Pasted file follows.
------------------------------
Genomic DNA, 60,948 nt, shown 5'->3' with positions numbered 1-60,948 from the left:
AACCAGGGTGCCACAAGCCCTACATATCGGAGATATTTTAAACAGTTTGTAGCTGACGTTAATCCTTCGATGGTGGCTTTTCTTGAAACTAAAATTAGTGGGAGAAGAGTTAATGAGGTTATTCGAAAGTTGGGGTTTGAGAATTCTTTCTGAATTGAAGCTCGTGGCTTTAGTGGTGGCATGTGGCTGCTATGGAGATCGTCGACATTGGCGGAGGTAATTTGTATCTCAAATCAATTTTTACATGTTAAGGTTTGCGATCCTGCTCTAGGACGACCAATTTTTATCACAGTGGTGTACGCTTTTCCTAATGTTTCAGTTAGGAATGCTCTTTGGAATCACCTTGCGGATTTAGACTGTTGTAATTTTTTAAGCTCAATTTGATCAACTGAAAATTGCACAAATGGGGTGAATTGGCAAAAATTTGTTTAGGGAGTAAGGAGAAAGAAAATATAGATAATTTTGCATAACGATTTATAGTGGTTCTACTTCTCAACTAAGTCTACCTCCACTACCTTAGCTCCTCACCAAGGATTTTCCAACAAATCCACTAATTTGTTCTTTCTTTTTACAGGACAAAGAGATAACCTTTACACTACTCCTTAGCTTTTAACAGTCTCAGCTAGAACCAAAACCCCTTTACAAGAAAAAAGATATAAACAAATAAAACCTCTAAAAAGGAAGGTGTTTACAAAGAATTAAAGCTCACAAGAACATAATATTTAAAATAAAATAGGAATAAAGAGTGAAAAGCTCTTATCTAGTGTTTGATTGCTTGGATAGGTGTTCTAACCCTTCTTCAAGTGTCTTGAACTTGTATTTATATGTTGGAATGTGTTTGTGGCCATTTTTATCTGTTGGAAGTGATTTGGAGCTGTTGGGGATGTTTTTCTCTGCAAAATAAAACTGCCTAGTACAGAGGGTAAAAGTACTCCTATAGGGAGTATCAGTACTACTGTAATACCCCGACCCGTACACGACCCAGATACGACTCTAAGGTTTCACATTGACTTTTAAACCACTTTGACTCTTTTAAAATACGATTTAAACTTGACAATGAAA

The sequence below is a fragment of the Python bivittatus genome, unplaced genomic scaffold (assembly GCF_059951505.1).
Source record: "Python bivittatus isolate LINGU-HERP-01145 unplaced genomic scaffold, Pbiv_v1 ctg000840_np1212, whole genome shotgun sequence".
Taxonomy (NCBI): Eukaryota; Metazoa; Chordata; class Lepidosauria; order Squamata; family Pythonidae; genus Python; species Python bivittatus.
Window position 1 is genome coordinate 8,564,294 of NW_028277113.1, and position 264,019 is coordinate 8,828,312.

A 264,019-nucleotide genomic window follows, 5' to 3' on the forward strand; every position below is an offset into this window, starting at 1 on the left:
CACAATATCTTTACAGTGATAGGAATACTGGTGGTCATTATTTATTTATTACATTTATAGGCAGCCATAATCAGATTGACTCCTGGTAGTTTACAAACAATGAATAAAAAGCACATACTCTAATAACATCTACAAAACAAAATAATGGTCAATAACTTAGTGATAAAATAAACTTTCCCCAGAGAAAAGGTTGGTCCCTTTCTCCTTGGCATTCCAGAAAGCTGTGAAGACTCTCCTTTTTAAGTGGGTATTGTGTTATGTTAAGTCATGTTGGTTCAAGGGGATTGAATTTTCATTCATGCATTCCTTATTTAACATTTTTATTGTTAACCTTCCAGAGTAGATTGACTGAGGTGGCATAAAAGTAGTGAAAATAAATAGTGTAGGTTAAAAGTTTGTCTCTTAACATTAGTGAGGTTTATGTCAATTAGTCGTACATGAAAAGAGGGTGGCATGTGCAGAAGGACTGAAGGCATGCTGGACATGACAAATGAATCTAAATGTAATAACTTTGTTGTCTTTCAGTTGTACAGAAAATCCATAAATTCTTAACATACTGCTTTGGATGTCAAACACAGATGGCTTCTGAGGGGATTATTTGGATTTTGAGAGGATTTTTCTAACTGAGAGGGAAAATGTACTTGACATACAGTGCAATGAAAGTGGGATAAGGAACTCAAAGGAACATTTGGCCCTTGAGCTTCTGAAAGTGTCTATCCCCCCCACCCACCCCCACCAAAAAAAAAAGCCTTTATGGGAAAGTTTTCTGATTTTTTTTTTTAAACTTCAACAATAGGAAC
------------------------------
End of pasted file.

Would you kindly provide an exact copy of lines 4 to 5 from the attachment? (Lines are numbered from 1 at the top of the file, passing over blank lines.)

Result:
Source record: "Python bivittatus isolate LINGU-HERP-01145 unplaced genomic scaffold, Pbiv_v1 ctg000840_np1212, whole genome shotgun sequence".
Taxonomy (NCBI): Eukaryota; Metazoa; Chordata; class Lepidosauria; order Squamata; family Pythonidae; genus Python; species Python bivittatus.